("maint" . 20)
                                           ("workflows" . 20)))
 (emacsconf-scheduling-strategies '(emacsconf-schedule-override-breaks
 (tracks '((:label "Saturday"
                   :start "2022-12-03 9:00"
                   :end "2022-12-03 18:00"
                   :tracks (("^GEN Sat" "^GEN Sun")
                            ("^DEV Sat" "^DEV Sun")))
          (:label "Sunday"
                  :start "2022-12-04 9:00"
                  :end "2022-12-04 18:00"
                  :tracks (("^GEN Sun" "^DEV Sat")
                           ("^DEV Sun"))))))

When the other organizers saw the two schedules, they were strongly in favour of the two-track option. Yay!

Changing scheduling strategies

As I played around with the schedule, I wanted a quick way to test different scheduling strategies, such as changing the length of Q&A sessions for live web conferences versus IRC/Etherpad/email Q&A. Putting those into variables allowed me to easily override them with a let form, and I used a list of functions to calculate or modify the schedule from the Org trees.

Figure 5: Changing the default Q&A times

emacsconf-schedule-allocate-buffer-time: Allocate buffer time based on whether INFO has live Q&A.
(defun emacsconf-schedule-allocate-buffer-time (info)
  "Allocate buffer time based on whether INFO has live Q&A.
Uses `emacsconf-schedule-default-buffer-minutes' and
  (mapcar (lambda (o)
            (when (plist-get o :slug)
              (unless (plist-get o :buffer)
                (plist-put o :buffer
                            (if (string-match "live" (or (plist-get o :q-and-a) "live"))

This is actually applied by emacsconf-schedule-prepare, which runs through the list of strategies defined in emacsconf-schedule-strategies.

emacsconf-schedule-prepare: Apply ‘emacsconf-schedule-strategies’ to INFO to determine the schedule.
(defun emacsconf-schedule-prepare (&optional info)
  "Apply `emacsconf-schedule-strategies' to INFO to determine the schedule."
   (seq-reduce (lambda (prev val) (funcall val prev))
               (or info (emacsconf-get-talk-info)))))

Type of Q&A

I wanted to see which sessions had live Q&A via web conference and which ones had IRC/Etherpad/asynchronous Q&A. I set the talk outlines so that dashed lines mean asynchronous Q&A and solid lines mean live. Live Q&As take a little more work on our end because the host starts it up and reads questions, but they're more interactive. This is handled by

(cons 'stroke-dasharray
      (if (string-match "live" (or (plist-get o :q-and-a) "live"))

in the emacsconf-schedule-svg-track function.

Moving talks around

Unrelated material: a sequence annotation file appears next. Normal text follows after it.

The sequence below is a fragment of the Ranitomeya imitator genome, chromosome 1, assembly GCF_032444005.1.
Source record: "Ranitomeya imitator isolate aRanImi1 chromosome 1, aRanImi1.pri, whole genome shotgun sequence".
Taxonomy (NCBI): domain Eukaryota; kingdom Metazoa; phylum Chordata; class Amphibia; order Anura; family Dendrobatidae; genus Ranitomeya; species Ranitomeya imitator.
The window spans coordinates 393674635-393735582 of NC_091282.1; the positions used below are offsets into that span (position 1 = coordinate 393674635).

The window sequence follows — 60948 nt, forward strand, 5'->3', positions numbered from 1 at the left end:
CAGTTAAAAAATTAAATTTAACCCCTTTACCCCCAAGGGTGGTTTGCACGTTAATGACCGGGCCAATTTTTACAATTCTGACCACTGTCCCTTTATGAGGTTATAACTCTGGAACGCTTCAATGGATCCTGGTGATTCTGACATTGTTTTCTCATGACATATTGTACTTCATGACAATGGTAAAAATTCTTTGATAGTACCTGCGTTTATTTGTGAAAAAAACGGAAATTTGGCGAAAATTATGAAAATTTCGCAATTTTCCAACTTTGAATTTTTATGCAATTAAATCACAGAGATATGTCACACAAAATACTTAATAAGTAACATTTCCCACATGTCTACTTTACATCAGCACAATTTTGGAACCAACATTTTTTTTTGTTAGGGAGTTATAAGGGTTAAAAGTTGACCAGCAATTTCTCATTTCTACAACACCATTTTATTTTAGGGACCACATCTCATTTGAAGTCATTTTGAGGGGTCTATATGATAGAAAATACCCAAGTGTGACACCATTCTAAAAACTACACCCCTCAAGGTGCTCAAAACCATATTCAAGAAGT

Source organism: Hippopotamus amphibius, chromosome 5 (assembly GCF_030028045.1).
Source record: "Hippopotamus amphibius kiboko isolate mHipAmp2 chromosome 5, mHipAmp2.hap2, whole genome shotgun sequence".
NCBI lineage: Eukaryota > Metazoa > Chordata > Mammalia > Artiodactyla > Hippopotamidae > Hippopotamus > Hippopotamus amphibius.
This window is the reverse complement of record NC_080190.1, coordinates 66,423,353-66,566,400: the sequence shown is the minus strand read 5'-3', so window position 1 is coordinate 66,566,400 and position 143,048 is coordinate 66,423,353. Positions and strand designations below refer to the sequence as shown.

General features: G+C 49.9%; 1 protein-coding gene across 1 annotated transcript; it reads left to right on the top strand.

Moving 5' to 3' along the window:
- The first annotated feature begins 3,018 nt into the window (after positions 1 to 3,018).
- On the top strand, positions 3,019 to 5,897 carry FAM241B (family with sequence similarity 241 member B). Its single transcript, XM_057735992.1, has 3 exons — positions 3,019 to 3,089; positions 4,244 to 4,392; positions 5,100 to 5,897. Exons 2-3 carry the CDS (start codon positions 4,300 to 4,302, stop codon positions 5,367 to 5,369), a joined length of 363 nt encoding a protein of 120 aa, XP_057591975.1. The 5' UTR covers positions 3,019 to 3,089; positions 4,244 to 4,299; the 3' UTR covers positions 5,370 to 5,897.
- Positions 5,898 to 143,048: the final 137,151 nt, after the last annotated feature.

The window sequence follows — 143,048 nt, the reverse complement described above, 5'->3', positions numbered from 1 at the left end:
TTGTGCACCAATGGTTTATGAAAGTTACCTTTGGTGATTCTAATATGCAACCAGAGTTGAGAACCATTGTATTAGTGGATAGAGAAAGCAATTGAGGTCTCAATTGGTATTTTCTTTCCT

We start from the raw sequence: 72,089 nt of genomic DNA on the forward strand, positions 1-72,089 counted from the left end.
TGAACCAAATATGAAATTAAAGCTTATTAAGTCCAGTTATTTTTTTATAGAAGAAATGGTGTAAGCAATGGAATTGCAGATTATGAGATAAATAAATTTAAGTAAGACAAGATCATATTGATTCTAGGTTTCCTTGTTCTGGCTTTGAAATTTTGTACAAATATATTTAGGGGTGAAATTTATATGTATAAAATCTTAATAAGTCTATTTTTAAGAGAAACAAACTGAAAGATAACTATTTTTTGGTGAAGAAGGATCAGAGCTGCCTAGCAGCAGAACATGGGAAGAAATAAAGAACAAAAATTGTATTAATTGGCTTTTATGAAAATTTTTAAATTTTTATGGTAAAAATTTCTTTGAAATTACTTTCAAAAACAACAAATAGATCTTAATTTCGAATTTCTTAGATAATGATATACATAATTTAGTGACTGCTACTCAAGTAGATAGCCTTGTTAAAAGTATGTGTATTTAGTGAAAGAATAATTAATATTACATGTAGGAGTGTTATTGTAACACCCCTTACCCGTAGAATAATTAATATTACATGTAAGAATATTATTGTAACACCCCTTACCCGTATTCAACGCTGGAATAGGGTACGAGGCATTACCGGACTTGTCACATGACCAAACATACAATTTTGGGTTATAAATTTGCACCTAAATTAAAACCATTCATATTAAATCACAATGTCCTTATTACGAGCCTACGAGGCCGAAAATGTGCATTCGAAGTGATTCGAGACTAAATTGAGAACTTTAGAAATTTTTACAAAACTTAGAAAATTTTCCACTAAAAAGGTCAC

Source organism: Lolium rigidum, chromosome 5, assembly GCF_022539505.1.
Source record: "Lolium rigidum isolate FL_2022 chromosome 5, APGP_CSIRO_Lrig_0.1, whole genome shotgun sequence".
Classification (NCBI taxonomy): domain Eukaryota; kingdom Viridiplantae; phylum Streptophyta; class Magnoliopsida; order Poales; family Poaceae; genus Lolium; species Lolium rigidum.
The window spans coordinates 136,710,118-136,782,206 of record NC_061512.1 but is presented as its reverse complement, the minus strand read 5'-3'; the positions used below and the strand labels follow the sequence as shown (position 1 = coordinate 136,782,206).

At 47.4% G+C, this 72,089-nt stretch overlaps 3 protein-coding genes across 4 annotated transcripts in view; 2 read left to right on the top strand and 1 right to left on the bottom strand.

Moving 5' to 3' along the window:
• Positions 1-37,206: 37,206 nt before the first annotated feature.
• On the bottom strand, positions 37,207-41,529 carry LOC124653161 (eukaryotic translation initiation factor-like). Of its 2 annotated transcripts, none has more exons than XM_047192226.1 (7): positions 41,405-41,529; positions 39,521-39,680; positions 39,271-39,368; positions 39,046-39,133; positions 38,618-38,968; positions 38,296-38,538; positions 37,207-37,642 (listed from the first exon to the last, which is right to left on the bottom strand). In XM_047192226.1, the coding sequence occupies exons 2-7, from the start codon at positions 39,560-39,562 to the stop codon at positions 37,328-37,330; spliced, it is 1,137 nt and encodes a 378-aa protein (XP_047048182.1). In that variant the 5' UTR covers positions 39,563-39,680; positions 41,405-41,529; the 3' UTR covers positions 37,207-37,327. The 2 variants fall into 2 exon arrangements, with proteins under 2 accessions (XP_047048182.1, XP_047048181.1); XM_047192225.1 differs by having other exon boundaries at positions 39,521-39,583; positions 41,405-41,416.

I wanted to be able to quickly reorganize talks by moving their IDs around in a list instead of just using the order of the subtrees in my Org Mode file. I wrote a function that took a list of symbols, looked up each of the talks, and returned a list of talk info property lists. I also added the ability to override some things about talks, such as whether something started at a fixed time.

emacsconf-schedule-inflate-sexp: Takes a list of talk IDs and returns a list that includes the scheduling info.
(defun emacsconf-schedule-inflate-sexp (sequence &optional info include-time)
  "Takes a list of talk IDs and returns a list that includes the scheduling info.
Pairs with `emacsconf-schedule-dump-sexp'."
  (setq info (or info (emacsconf-get-talk-info)))
  (let ((by-assoc (mapcar (lambda (o) (cons (intern (plist-get o :slug)) o))
                          (emacsconf-filter-talks info)))
     (lambda (seq)
       (unless (listp seq) (setq seq (list seq)))
       (if include-time
           (error "Not yet implemented")
         (let ((start-prop (or (plist-get (cdr seq) :start)
                               (and (stringp (cdr seq)) (cdr seq))))
               (time-prop (or (plist-get (cdr seq) :time) ; this is duration in minutes
                              (and (numberp (cdr seq)) (cdr seq))))
               (track-prop (plist-get (cdr seq) :track)))
            ;; overriding 
            (when start-prop
              (if (string-match "-" start-prop)
                  (setq date (format-time-string "%Y-%m-%d" (date-to-time start-prop)))
                (setq start-prop  (concat date " " start-prop)))
               :scheduled (format-time-string (cdr org-time-stamp-formats) (date-to-time start-prop)
               :start-time (date-to-time start-prop)
               :fixed-time t))
            (when track-prop
              (list :track track-prop))
            (when time-prop
              (list :time (if (numberp time-prop) (number-to-string time-prop) time-prop)))
            ;; base entity
             ((eq (car seq) 'lunch)
              (list :title "LUNCH" :time (number-to-string emacsconf-schedule-lunch-time)))
             ((eq (car seq) 'break)
              (list :title "BREAK" :time (number-to-string emacsconf-schedule-break-time)))
             ((symbolp (car seq))
              (assoc-default (car seq) by-assoc))
             ((stringp (car seq))
              (or (seq-find (lambda (o) (string= (plist-get o :title) (car seq))) info)
                  (list :title (car seq))))
             (t (error "Unknown %s" (prin1-to-string seq))))))))